The annual meeting will review the work of the Executive during the previous twelve months. It may recommend a reconsideration or rescission of previous decisions of the Executive. The Executive will be guided but not bound by these recommendations.
The annual meeting will receive and consider reports and recommendations from State Branches (through the Executive) and from the Executive. It may make recommendations to State Branches and the Executive.
The annual meeting may set up committees to consider, during the annual meeting, such matters as may be referred. It may request reports from the Executive or State Branches. It may, through the Minister for Aboriginal Affairs, request information from the Commonwealth Government.
State Branches of the NAC
Members of the NAC elected in a State or Territory will constitute a State Branch of the NAC except that Victorian and Tasmanian members will together constitute one Branch. Membership of State Branches will be:
Western Australia, 7; Queensland, 9; Northern Territory, 7; New South Wales, 7; South Australia, 3; Victoria/Tasmania, 2.
State Branches will meet at least twice each year, in a place of their own choosing within their State or Territory. They will elect their Chairman and Vice Chairman annually. In their absence an acting Chairman shall be elected by majority vote of those present. The Chairman will be responsible for preparing and circulating the agenda for meetings.
The functions of State Branches will be: to elect delegates to the Executive to propose matters for discussion and action at the national level to form and maintain working relationships with other Aboriginal organisations, with regional offices of the Department of Aboriginal Affairs and, through those offices with other Commonwealth and State Government departments in order to deal with matters related to Commonwealth programs arising at State level to consider reports from delegates to the National Executive to advise the Minister for Aboriginal Affairs on matters referred by him to the State Branch.
The Executive- Members of the Executive will be chosen by State Branches from among their members as follows:
Western Australia-2 members (1 of whom shall represent a tribal region)
Northern Territory-2 members
South Australia- I member
Queensland-2 members ( 1 of whom shall represent the Torres Strait area)
New South Wales- 2 members
Victoria/Tasmania- 1 member.
Members of a State Branch may also elect one of their members to act as a substitute in any instance where a delegate is unable to attend an Executive meeting or otherwise undertake his duties as an Executive member. Members of the Executive will hold office for three years. The Executive will elect its Chairman and Deputy Chairman annually. In their absence an acting Chairman shall be elected by majority vote of those present.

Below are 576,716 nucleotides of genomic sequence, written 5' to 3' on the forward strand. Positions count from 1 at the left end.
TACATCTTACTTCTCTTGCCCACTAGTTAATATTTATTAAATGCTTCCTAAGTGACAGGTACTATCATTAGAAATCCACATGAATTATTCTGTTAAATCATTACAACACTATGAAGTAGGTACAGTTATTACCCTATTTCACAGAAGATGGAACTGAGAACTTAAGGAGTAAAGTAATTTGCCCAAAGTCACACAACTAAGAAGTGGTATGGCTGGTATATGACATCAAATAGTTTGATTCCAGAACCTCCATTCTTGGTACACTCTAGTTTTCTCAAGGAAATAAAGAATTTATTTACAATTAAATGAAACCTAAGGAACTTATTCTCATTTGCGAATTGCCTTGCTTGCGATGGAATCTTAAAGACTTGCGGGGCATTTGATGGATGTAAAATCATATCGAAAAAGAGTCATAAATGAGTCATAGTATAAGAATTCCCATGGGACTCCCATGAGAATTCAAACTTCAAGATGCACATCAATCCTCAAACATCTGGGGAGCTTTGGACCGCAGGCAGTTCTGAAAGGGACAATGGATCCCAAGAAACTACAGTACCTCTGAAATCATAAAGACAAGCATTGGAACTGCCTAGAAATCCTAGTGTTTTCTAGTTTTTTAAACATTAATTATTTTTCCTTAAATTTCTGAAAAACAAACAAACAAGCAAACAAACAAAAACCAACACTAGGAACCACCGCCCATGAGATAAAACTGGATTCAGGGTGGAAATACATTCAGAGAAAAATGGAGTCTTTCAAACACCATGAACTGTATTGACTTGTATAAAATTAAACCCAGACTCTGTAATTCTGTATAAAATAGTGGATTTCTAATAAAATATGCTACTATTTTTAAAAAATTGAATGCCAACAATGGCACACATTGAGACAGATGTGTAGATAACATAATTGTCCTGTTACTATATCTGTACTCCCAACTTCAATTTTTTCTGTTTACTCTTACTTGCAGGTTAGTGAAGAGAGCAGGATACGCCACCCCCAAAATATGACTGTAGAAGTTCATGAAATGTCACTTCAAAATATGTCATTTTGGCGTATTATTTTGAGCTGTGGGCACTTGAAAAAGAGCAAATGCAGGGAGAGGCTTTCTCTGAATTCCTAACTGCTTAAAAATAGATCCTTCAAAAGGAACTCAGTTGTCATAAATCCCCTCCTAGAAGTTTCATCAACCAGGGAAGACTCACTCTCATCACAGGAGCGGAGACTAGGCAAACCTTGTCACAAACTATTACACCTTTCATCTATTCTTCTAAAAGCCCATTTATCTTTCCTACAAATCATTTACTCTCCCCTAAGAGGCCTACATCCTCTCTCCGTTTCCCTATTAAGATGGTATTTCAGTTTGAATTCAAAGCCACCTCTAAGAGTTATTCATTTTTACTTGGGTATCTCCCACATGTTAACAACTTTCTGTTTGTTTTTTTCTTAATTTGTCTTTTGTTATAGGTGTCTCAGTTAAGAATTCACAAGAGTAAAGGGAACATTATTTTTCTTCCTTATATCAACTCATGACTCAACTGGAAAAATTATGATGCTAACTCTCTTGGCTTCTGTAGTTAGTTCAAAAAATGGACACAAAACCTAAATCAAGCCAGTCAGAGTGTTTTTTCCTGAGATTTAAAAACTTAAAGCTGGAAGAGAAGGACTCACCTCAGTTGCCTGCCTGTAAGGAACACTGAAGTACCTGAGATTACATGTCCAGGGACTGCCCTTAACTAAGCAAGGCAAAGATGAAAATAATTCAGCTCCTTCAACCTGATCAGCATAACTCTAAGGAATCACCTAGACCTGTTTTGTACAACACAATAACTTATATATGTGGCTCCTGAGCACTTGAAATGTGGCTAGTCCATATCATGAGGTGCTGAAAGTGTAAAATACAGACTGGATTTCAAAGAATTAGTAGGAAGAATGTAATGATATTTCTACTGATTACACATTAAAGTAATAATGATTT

The Executive will choose five of its members to be the NAC delegates to the Council for Aboriginal Development. At least two of the delegates will be representatives of tribal regions or of the Torres Strait area.
The functions of the Executive will be: on the basis of recommendations of NAC meetings and meetings of State Branches, to brief delegates to the Council for Aboriginal Development to prepare for annual meetings of the NAC on the basis of recommendations of the Annual meetings and meetings of State Branches, to put the view and needs of the Aboriginal people before the Minister for Aboriginal Affairs and before groups and individuals having responsibilities for, or interests in, Aboriginal affairs to direct the activities of the NAC secretariat, including its financial management and employment of secretariat staff to prepare and distribute an NAC newsletter.
The Executive is obliged to consider recommendations from the NAC annual meeting and meetings of State Branches, but such recommendations are not binding on the Executive.
Membership of the NAC will be open to any Aboriginal over the age of 18 years who has been a permanent resident of the area in which he stands for election for a period of more than six months. The Minister for Aboriginal Affairs will be the sole authority on the number of members and the boundaries of the areas which members shall represent.